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‘Mania Has Taken Hold’, And Other Observations As The Tape Goes ‘Macro’

"It’s a macro tape, you’re just living in it".

“It’s a macro tape, you’re just living in it”, Nomura’s Charlie McElligott wrote Wednesday morning, underscoring the notion that markets have become a slave to coronavirus headlines and, to a lesser extent, the ebb and flow of the Democratic primaries in the US.

On Tuesday night, I wrote about the perpetually applicable “investors want to be long USTs” chyron, a fixture on business television. Because the Fed is on hold, curve directionality is dictated by the long end, which means a bias for incremental bull flattening in the current environment.

“UST cash curves are again bull-flattening in grinding fashion off the back of sustained coronavirus ‘global growth scare’ concerns”, McElligott went on to write Wednesday, before making a couple of quick points about gold’s run, which he attributes at least as much to US real yields hitting multi-year lows as to any haven bid.

But the really notable thing about gold’s most recent move higher, Charlie remarks, is that “it’s come in the face of the US Dollar Index making nearly three-year highs” (see the bottom pane). So much for the negative correlation between the greenback and polished, yellow paperweights.

The dollar is now an economic outperformance/safe-haven story, spiced with expectations of more monetary policy divergence as global central banks are forced to ease more aggressively than the Fed as the virus impact ripples across Asia and Europe.

McElligott reinforces that, noting that the dollar’s climb is in part due to the euro’s “slow-collapse into the market’s heightened ECB rate-cutting expectations”.

In equities land, Charlie offers this visual summary:


Meanwhile, JonesTrading’s Mike O’Rourke delivered a delightfully colorful assessment of the situation. “We are operating in an environment where mania has taken hold”, he said late Tuesday, after markets held up reasonably well despite Apple’s revenue guide-down.

O’Rourke wasn’t done. “Retail has re-engaged en masse in the form of zero commissions, the FOMC is pumping liquidity at the same pace it was during the heyday of QE1, passive managers and index products have no choice but to buy, and active managers can’t afford to sell in this environment”, he went on to say, before driving it all home with this:

In most investing environments a withdrawal of guidance on a holiday would have been a red flag met with massive selling pressure knocking a company’s shares more than 10%.  The liquidity and euphoria has people behaving in the one-mentality of the early 1970’s and the late 1990’s.

So… buy the dip?


6 comments on “‘Mania Has Taken Hold’, And Other Observations As The Tape Goes ‘Macro’

  1. Investors expect widespread guide-downs for 1Q, yet COMP +0.8% today . . . market willing to look through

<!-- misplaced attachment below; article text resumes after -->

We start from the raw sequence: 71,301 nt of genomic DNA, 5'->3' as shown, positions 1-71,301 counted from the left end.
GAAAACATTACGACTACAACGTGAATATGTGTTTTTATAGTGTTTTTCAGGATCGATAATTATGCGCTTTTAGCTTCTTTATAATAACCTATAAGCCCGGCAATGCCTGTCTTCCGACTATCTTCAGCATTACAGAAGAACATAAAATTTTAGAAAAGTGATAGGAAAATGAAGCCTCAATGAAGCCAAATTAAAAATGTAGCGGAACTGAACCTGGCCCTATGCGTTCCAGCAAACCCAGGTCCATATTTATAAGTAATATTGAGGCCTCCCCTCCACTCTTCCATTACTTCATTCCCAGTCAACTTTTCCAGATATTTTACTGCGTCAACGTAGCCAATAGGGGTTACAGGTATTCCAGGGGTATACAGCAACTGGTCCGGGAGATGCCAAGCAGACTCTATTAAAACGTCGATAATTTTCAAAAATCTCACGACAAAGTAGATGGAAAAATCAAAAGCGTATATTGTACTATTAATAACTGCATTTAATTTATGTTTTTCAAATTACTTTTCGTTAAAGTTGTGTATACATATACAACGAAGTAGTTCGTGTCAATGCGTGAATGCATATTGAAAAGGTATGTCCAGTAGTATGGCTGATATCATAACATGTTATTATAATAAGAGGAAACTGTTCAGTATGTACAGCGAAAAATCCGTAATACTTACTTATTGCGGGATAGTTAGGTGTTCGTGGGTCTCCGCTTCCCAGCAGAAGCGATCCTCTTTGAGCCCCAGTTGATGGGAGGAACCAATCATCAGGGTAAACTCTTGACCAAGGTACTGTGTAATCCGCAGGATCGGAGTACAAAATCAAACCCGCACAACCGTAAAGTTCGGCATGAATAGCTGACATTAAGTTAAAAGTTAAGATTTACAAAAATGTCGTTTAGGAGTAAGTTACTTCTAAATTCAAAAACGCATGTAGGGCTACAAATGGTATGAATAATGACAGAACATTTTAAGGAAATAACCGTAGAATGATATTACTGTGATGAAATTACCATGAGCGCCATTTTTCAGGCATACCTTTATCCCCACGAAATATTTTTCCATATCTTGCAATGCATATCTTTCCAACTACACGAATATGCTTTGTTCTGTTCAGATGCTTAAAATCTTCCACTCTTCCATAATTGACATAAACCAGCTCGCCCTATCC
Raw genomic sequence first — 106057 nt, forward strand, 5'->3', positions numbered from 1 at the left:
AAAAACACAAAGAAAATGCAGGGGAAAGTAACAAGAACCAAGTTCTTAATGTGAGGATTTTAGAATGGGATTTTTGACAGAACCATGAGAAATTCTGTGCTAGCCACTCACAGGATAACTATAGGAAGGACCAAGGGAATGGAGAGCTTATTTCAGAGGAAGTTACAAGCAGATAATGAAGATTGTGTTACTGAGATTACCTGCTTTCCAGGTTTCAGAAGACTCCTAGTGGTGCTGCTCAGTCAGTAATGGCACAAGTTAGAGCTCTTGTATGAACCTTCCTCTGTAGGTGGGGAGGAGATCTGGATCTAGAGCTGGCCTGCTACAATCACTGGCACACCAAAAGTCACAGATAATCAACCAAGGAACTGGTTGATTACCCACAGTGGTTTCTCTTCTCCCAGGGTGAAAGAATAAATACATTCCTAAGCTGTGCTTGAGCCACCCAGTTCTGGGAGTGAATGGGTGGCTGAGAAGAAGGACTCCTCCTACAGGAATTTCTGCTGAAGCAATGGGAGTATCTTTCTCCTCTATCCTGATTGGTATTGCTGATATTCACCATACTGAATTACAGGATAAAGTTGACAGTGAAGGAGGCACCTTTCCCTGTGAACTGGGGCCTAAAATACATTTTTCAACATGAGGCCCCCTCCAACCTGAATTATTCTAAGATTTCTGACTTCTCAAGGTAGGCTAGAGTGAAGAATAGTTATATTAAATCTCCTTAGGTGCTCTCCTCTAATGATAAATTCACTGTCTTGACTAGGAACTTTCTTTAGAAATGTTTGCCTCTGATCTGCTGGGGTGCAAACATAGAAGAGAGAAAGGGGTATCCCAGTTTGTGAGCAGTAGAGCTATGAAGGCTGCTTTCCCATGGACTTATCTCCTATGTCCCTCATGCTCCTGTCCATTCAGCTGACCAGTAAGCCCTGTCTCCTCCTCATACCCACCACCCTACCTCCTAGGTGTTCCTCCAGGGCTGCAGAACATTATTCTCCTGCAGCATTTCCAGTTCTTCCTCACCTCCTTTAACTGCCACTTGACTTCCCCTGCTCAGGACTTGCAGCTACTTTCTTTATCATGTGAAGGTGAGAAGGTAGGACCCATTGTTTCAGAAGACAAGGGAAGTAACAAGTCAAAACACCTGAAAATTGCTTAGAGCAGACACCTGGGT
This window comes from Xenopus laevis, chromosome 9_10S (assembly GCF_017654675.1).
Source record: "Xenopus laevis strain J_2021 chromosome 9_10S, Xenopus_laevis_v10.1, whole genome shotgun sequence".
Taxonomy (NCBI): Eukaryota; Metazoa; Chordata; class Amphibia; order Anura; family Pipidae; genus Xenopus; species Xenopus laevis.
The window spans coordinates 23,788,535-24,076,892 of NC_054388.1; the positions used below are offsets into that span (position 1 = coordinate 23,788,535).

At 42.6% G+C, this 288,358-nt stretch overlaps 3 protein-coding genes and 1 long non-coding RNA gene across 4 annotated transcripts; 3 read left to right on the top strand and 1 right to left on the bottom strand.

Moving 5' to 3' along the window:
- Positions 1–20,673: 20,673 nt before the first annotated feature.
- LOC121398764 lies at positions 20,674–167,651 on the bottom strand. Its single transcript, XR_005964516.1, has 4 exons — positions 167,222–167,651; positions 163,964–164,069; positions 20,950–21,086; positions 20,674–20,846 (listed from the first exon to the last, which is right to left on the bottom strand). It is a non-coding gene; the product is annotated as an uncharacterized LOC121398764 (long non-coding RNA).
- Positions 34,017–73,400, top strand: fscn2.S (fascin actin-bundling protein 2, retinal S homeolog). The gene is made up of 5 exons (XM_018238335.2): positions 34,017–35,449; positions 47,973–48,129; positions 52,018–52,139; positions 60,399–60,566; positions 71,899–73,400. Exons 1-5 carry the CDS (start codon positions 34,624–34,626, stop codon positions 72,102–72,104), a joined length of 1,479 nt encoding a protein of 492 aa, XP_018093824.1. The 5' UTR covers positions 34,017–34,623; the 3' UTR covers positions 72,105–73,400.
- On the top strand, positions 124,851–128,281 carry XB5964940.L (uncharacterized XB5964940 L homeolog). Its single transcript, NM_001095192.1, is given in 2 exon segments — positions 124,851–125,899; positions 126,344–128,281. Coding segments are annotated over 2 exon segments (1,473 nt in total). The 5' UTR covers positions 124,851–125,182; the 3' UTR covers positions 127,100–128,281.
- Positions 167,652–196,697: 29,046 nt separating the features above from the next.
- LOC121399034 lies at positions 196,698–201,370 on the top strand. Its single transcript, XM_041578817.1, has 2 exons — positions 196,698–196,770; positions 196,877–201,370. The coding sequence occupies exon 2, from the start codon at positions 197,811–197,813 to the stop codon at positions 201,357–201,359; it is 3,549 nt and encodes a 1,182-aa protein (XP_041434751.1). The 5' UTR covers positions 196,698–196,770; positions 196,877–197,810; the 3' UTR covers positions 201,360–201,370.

2. Seen on FinTwit this am from Jim Cramer: “what the hell is happening? Where are the sellers??”

    • Yeah, I saw that. He’s the worst at trolling, primarily because it’s never clear whether he’s trying to troll or not. He doesn’t know how to throw any shade.

  3. Days like today make the cognitive dissonance associated with BTFD mentality too hard to ignore. Valuation, macro events, negative earnings, corporate debt…none of it matters, and yet, it does…or at least, it will. I work in the tourism industry which I can attest is being decimated right now. While I’d love to my finger in my ears and ignore what’s happening with stocks like TSLA and SPCE, it’s too similar to 1999. Best of luck to bulls.

  4. It just occurred to me that there is a similar relationship between objective versus subjective criteria and the concept of trolling versus manipulation (media or financial/political…) My reasoning is the definitions of these concepts have become so muddled in this age of information overflow that it literally takes a news cycle to sort out rational thoughts or critique on anything ……Bizarre events have become the rule of the day so the market maybe is smarter than all of us , and reacts to absolutely nothing…

  5. I have known and respected Mike for a long time and again totally am on the same page with his thinking.

    But as I get run over betting on rationality and fundamentals to eventually win I keep thinking if we have our hair slicked back acting like Elvis with girlfriends in poodle skirts and maybe the quants/computers have just taken us and pushed us aside to the relic bin.

    CBs have distorted markets, computers/quants have as well. I love this industry, this career but it sometimes feels like I am crooning while the world is rapping and I am all alone.

    The end of the long/short manager………..

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